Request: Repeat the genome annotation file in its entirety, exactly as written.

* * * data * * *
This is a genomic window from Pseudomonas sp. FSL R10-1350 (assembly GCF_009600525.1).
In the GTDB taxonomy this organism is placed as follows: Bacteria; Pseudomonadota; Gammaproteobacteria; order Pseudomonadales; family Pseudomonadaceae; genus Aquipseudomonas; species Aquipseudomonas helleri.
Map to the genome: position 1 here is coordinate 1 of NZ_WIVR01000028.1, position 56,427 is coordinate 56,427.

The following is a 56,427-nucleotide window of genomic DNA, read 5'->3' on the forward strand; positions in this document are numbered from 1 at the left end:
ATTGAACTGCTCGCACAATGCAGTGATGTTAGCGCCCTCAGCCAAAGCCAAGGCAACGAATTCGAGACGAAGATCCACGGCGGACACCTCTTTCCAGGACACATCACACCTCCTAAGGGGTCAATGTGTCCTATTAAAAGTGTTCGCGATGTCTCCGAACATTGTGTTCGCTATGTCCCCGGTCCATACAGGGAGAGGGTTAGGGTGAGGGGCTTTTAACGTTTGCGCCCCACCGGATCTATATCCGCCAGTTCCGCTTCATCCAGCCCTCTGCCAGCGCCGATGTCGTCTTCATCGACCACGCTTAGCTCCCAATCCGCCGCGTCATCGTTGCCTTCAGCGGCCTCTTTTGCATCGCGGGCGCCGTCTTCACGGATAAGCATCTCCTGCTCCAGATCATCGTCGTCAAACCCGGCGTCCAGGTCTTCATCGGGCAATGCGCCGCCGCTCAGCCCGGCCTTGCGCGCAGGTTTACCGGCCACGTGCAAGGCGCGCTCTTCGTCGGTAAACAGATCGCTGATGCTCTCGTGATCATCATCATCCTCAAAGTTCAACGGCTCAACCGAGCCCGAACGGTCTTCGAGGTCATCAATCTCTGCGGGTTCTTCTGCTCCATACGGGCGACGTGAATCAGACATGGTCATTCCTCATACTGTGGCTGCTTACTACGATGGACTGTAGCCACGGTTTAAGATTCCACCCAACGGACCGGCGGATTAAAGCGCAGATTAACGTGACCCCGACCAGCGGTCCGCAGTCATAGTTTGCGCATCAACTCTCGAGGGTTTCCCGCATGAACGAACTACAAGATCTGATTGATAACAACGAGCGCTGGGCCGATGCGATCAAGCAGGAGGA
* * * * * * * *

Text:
This is a genomic window from Pseudomonas sp. FSL R10-1350 (assembly GCF_009600525.1).
In the GTDB taxonomy this organism is placed as follows: Bacteria; Pseudomonadota; Gammaproteobacteria; order Pseudomonadales; family Pseudomonadaceae; genus Aquipseudomonas; species Aquipseudomonas helleri.
Map to the genome: position 1 here is coordinate 1 of NZ_WIVR01000028.1, position 56,427 is coordinate 56,427.

The following is a 56,427-nucleotide window of genomic DNA, read 5'->3' on the forward strand; positions in this document are numbered from 1 at the left end:
ATTGAACTGCTCGCACAATGCAGTGATGTTAGCGCCCTCAGCCAAAGCCAAGGCAACGAATTCGAGACGAAGATCCACGGCGGACACCTCTTTCCAGGACACATCACACCTCCTAAGGGGTCAATGTGTCCTATTAAAAGTGTTCGCGATGTCTCCGAACATTGTGTTCGCTATGTCCCCGGTCCATACAGGGAGAGGGTTAGGGTGAGGGGCTTTTAACGTTTGCGCCCCACCGGATCTATATCCGCCAGTTCCGCTTCATCCAGCCCTCTGCCAGCGCCGATGTCGTCTTCATCGACCACGCTTAGCTCCCAATCCGCCGCGTCATCGTTGCCTTCAGCGGCCTCTTTTGCATCGCGGGCGCCGTCTTCACGGATAAGCATCTCCTGCTCCAGATCATCGTCGTCAAACCCGGCGTCCAGGTCTTCATCGGGCAATGCGCCGCCGCTCAGCCCGGCCTTGCGCGCAGGTTTACCGGCCACGTGCAAGGCGCGCTCTTCGTCGGTAAACAGATCGCTGATGCTCTCGTGATCATCATCATCCTCAAAGTTCAACGGCTCAACCGAGCCCGAACGGTCTTCGAGGTCATCAATCTCTGCGGGTTCTTCTGCTCCATACGGGCGACGTGAATCAGACATGGTCATTCCTCATACTGTGGCTGCTTACTACGATGGACTGTAGCCACGGTTTAAGATTCCACCCAACGGACCGGCGGATTAAAGCGCAGATTAACGTGACCCCGACCAGCGGTCCGCAGTCATAGTTTGCGCATCAACTCTCGAGGGTTTCCCGCATGAACGAACTACAAGATCTGATTGATAACAACGAGCGCTGGGCCGATGCGATCAAGCAGGAGGA